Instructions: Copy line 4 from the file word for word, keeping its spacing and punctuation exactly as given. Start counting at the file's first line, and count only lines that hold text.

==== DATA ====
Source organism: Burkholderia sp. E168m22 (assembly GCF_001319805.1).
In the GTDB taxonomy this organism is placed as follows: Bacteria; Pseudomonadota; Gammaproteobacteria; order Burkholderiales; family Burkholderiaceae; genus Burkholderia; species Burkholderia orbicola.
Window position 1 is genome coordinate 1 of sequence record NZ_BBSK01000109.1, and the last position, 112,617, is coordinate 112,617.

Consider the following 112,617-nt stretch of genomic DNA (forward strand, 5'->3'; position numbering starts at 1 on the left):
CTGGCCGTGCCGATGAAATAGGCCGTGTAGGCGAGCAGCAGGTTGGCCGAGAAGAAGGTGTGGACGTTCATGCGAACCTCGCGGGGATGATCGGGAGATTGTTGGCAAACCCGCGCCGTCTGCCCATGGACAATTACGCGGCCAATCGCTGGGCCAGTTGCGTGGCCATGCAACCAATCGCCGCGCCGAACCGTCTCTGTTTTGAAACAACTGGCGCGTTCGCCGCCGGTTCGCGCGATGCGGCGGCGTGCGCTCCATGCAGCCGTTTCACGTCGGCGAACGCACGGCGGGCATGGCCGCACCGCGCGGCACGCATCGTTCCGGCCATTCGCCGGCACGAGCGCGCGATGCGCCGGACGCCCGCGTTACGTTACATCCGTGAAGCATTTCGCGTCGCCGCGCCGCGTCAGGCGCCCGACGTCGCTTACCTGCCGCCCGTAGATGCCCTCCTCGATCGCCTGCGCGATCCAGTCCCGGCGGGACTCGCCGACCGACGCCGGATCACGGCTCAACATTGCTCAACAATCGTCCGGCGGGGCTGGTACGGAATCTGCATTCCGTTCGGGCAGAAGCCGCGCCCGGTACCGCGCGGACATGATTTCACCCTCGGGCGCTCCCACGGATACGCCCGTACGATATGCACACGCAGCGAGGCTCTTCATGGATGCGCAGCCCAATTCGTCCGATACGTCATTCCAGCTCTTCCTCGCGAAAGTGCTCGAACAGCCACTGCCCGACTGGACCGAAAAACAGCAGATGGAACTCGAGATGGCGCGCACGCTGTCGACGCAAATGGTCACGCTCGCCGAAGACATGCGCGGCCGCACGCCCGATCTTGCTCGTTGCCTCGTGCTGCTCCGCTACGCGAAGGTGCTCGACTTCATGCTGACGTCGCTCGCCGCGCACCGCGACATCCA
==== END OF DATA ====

Consider the following 112,617-nt stretch of genomic DNA (forward strand, 5'->3'; position numbering starts at 1 on the left):